What’s the Connection Between Sleep and Mental Health?

You know that when you don’t get a good night’s sleep, you feel completely off the next day. You feel sluggish, out of it, and probably pretty cranky. It’s more than just a minor thing, however. There is a strong connection between mental illness and a bad night’s sleep. Here’s why sleep is so important to your mental health.

Sleep and the Brain

Your brain needs sleep because it gives your brain a chance to rest, recover, and repair. Memories are stories and processed, toxins are flushed out, and your brain takes the opportunity to heal from the day’s demands. Most of this occurs during deep, non-REM sleep. That’s why a full night’s sleep leaves you feeling recharged and ready to face the day, whereas a poor night’s sleep has you feeling like you’re walking around in a haze.

Your Mental and Physical Health Can Affect Sleep

While the connection between a lack of sleep and mental illness is well-documented, the unfortunate truth is that there is a vicious spiral here. Your mood can negatively affect your sleep. Insomnia occurs for many reasons, but health concerns, including emotional ones, can absolutely damage your sleep. Saatva points out that when you cannot get to sleep, stress and anxiety play a role because your mind cannot shut down, and it often wastes time replaying the day’s events. At the same time, physical pain can keep you lying awake for hours, preventing a good night’s sleep and the healing that would occur.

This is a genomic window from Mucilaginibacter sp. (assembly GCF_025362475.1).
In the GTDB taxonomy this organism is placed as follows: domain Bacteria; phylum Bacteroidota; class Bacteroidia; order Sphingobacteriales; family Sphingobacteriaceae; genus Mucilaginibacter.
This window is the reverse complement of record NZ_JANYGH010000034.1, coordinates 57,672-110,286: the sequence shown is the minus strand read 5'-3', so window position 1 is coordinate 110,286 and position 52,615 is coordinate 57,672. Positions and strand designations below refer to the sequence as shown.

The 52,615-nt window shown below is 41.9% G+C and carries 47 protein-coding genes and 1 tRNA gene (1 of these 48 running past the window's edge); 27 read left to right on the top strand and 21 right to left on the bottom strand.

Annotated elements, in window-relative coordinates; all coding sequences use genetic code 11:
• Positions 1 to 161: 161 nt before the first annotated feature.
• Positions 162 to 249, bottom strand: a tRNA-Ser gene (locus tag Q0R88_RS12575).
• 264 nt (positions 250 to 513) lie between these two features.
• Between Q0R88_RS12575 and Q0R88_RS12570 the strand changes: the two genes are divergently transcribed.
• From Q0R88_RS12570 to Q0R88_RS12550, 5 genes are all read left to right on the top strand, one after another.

A Full Night’s Rest is Key to Mental Health

Studies are clear: People who sleep well feel better, have more positive moods, and are better able to cope with stress and pain. Keep in mind that there is more to a good night’s sleep than just mental health. For example, Black Hills ENT explains that if you’re waking up still feeling drowsy, there is a good chance you have sleep apnea. In many ways, it’s the opposite of insomnia. While sleeping, your nasal area relaxes and blocks air flow. This causes you to wake up gasping, and then you fall back asleep. Also, make sure to monitor the sleeping temperature of your bedroom. The ideal sleeping temperature for most people is between 60-67 degrees.

How do you deal with a lack of sleep and poor mental health? You have to deal with both at the same time. The simple truth is that your mental health can damage your sleeping, but the reverse is true as well, and the only way you can address one problem is by also addressing the other.

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